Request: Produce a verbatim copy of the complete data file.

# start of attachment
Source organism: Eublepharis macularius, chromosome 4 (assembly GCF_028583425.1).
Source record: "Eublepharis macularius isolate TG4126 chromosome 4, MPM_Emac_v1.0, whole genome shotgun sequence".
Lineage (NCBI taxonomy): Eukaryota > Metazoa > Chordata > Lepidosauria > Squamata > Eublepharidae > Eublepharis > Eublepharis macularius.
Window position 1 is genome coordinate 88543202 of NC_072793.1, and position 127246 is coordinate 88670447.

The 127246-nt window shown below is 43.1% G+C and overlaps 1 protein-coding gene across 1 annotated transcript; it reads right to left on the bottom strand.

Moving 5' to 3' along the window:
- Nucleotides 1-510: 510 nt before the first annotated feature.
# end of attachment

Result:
Source organism: Eublepharis macularius, chromosome 4 (assembly GCF_028583425.1).
Source record: "Eublepharis macularius isolate TG4126 chromosome 4, MPM_Emac_v1.0, whole genome shotgun sequence".
Lineage (NCBI taxonomy): Eukaryota > Metazoa > Chordata > Lepidosauria > Squamata > Eublepharidae > Eublepharis > Eublepharis macularius.
Window position 1 is genome coordinate 88543202 of NC_072793.1, and position 127246 is coordinate 88670447.

The 127246-nt window shown below is 43.1% G+C and overlaps 1 protein-coding gene across 1 annotated transcript; it reads right to left on the bottom strand.

Moving 5' to 3' along the window:
- Nucleotides 1-510: 510 nt before the first annotated feature.